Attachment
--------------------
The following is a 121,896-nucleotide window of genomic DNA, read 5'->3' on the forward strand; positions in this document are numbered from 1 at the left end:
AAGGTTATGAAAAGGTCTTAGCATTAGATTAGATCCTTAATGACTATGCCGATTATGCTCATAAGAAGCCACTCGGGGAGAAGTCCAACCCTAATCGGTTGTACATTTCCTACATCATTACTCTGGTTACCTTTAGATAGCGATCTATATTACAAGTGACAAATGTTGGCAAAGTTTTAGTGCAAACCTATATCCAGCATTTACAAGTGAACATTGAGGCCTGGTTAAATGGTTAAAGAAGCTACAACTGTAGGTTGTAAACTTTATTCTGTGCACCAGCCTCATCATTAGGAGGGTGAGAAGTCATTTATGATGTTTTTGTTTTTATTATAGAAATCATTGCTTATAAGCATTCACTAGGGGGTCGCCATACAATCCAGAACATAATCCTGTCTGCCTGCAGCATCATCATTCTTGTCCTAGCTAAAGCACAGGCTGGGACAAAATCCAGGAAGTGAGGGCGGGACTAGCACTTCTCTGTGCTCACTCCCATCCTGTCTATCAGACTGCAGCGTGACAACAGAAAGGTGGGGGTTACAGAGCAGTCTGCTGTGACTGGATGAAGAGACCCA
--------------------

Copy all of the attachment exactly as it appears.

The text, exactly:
The following is a 121,896-nucleotide window of genomic DNA, read 5'->3' on the forward strand; positions in this document are numbered from 1 at the left end:
AAGGTTATGAAAAGGTCTTAGCATTAGATTAGATCCTTAATGACTATGCCGATTATGCTCATAAGAAGCCACTCGGGGAGAAGTCCAACCCTAATCGGTTGTACATTTCCTACATCATTACTCTGGTTACCTTTAGATAGCGATCTATATTACAAGTGACAAATGTTGGCAAAGTTTTAGTGCAAACCTATATCCAGCATTTACAAGTGAACATTGAGGCCTGGTTAAATGGTTAAAGAAGCTACAACTGTAGGTTGTAAACTTTATTCTGTGCACCAGCCTCATCATTAGGAGGGTGAGAAGTCATTTATGATGTTTTTGTTTTTATTATAGAAATCATTGCTTATAAGCATTCACTAGGGGGTCGCCATACAATCCAGAACATAATCCTGTCTGCCTGCAGCATCATCATTCTTGTCCTAGCTAAAGCACAGGCTGGGACAAAATCCAGGAAGTGAGGGCGGGACTAGCACTTCTCTGTGCTCACTCCCATCCTGTCTATCAGACTGCAGCGTGACAACAGAAAGGTGGGGGTTACAGAGCAGTCTGCTGTGACTGGATGAAGAGACCCA